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Jet Blue

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Submitted By sup3rmn18
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Strategic Management

January 9, 2012

Discus the trends in the U.S. airline industry and how these trends might impact a company’s strategy.
Change is the only thing that is constant. The airline industry has been through many changes in the past ten years. The September 11 event of 2001 sparked many changes. Security has been strictly enforced and fuel prices are at an all-time high. Many air-line companies have implemented baggage fees to help recover from the rising fuel prices and etc. There are some recent trends that have helped the air-line industry and also affected the air-line industry. With booming cellular data usage on the rise, many companies have turned to mobile apps. Smart phone applications are convenient for customers and the companies are taking advantage of the availability of these mobile devices. It is instant access and information in the palms of their hands. Airlines are increasing their reliance on technology to streamline passenger experience at check in and at the gate. Despite unfounded security concerns, paperless boarding passes have been adopted by some airlines and are being tested by others. A bar code is sent to the phone and then scanned by a barcode reader at security and during boarding. The TSA actually prefers the electronic bar codes, because they are much harder to counterfeit than printable boarding passes. One of the most recent trends that will impact the air-line industry is the European emissions regulations. Everyone in the world is preparing for European green-house gas trading scheme. The trading scheme will likely increase cost and could past through to passengers or mitigated through other ways, and impact carriers credit quality over time. European airlines will most likely endure most of the impact by the new regulations. The International Air Transport Association (IATA), which represents major airlines worldwide, expects airline emissions to increase at a rate faster than the industry can improve fuel efficiency (estimated at about 2% per year in 2004), which means that airlines operating within European airspace will have to bear more financial liabilities associated with their carbon emissions. That means international U.S. flights going to and through Europe will feel this impact. These trends are already having an impact on a company’s strategy.
Discuss Jet Blues strategic intent prior to 2008
Jet Blue’s founder David Nelleman wanted to bring humility back to air travel. Jet blue had won several awards including Best domestic Airlines, Best Domestic Airline for Value, and Best Overall Airline. Jet Blue’s philosophy was to delay flights rather than cancel them. The airline was committed to getting its passengers to their destinations despite bad weather. Due to that Jet blue was the first to permit a passenger bill of rights, a document that disclosed information to policies for passengers. Jet Blue was the first to permit electronic ticketing, which is now a trend that is now on mobile phones. Jet blue also offered other optional payments like using pay pal and they also offered in-seat television. To increase shareholder and customer value, Jet Blue devised a strategic growth plan and expansions. Jet Blue decided to start up service in New York’s congested JFK Airport. In New York they were very appealing to the young adults and to others traveling into New York City. In 2008 Jet Blue opened up terminal 5 at JFK to give customers a better convenience while saving 50 million dollars in labor, fuel, and vouchers. Between 2003 and 2008 Jet Blue began service to many destinations including San Diego, Fort Lauderdale, Portland, and more. By the end of December in 2007 Jet blue had expanded to serve over 53 destinations.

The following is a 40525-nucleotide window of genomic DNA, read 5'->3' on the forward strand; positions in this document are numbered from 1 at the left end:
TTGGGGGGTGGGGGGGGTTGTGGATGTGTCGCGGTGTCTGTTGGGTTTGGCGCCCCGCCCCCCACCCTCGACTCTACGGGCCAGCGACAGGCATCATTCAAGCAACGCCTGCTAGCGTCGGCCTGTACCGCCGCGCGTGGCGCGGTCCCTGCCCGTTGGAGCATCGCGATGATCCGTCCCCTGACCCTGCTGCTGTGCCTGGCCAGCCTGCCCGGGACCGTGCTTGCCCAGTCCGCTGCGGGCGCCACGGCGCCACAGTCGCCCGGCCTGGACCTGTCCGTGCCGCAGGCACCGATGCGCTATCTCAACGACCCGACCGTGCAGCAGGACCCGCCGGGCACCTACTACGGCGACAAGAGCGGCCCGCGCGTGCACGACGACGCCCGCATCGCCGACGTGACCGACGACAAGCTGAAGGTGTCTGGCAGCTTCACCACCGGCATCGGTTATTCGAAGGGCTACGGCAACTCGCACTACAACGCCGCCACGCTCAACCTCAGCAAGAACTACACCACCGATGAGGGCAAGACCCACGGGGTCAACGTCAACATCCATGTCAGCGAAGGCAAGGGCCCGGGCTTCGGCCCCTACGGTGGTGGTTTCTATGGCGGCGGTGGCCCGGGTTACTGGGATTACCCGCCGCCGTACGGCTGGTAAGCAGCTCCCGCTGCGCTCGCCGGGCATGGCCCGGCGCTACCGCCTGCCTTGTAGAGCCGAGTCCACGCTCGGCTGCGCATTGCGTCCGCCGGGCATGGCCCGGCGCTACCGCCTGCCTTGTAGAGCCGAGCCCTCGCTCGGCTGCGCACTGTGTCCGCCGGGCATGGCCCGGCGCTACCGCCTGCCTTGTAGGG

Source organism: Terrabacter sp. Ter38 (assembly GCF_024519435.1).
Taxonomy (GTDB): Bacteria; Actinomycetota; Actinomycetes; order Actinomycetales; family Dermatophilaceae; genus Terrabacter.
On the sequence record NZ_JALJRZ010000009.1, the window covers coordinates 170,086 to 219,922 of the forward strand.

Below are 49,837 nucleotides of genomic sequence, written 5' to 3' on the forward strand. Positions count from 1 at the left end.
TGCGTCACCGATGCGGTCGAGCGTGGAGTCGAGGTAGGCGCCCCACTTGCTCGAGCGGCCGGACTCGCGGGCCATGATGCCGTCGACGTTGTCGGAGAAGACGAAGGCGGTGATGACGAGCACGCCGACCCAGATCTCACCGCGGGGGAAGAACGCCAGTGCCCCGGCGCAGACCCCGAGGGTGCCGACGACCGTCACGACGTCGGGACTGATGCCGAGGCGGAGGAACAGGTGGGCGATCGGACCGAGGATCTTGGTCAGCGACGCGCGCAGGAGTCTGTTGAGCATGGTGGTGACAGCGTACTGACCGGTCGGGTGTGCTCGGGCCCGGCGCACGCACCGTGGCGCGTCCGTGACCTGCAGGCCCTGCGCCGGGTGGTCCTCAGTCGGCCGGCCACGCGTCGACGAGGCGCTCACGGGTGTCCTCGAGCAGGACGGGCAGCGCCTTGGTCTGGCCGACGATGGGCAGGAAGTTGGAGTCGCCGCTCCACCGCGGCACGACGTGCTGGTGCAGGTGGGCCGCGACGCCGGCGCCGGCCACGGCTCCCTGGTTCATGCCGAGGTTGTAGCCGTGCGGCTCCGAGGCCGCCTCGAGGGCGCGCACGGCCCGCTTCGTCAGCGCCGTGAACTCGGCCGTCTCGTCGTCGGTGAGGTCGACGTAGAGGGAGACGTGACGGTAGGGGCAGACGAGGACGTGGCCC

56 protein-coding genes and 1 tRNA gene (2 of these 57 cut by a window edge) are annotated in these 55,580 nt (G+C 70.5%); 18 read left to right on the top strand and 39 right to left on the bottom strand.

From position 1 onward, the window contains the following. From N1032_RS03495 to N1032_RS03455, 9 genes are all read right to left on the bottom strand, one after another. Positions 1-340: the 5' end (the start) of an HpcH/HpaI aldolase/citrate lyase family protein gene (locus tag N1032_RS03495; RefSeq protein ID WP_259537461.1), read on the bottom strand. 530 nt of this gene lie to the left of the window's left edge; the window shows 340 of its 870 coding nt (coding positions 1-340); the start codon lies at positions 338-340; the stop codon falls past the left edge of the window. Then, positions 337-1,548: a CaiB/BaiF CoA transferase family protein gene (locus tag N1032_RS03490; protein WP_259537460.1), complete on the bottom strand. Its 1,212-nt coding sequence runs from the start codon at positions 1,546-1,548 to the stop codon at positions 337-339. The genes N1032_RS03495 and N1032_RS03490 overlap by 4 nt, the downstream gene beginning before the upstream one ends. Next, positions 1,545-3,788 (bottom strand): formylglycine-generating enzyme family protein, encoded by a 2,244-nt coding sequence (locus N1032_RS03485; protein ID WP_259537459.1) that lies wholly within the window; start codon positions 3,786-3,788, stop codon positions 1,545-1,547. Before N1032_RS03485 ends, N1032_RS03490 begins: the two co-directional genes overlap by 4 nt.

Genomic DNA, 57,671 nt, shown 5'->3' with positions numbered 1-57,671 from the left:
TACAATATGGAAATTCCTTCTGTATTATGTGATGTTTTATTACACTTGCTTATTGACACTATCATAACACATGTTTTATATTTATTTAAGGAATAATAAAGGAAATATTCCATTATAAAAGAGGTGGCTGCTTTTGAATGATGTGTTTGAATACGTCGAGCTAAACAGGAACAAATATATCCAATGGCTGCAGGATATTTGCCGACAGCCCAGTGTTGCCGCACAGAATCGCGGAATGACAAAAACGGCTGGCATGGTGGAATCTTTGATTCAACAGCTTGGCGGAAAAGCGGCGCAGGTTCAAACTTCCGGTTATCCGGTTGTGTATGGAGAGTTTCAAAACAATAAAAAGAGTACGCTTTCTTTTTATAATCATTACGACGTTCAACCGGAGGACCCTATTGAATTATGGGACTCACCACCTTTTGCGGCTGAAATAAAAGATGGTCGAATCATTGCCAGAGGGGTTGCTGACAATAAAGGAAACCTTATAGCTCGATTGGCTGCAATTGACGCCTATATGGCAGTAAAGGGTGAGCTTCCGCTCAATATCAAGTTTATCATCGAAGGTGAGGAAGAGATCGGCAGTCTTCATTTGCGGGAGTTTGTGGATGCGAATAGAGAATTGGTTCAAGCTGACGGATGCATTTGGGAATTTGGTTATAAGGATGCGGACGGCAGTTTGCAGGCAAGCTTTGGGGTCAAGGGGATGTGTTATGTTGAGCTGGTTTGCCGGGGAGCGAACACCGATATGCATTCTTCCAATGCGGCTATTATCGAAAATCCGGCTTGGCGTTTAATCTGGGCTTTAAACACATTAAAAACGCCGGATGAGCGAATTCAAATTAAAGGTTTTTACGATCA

JetBlue’s financial objectives & success in achieving
Jet Blue seemed to displayed financial promise, but the stock dropped 50 percent in the five year period ending in 2007. A closer look at the company’s’ financial performance revealed that their revenue grew up to 185 percent from 2003 to 2007. Jet Blue’s operating expenses grew up to 222 percent during that same period. The cause of the high operating expense was the increasing price of Jet fuel. The price of jet fuel was up 532 percent. The interest expense was up 658 percent. Jet Blue maintained a high liquidity ratios compared to the other major airlines. They had securities were reclassified from current assets to long-term investments. Jet blue obtained success through and credit needed to stay in business despite the setback they had. The company increased efficiency by increasing flying time by minimizing turnaround time. Reservation agents worked at home resulting in cost savings as compared to a traditional call center. These measures paid off creating a major competitive advantage in the form of low operating costs that other airlines did not achieve. According to Thompson, Strickland& Gamble (2010), JetBlue’s total operating expenses were 12.17 per revenue passenger mile in 2008versus $18.18 for American Airline, $18.18 for Continental, $20.95 for Delta, $13.85 for Southwest,$19.13 for United, and $21.45 for US Airways. Its planes, such as, the Airbus A320, tended to be newer than those of its competitors resulting in lower maintenance costs and no maintenance-related fines.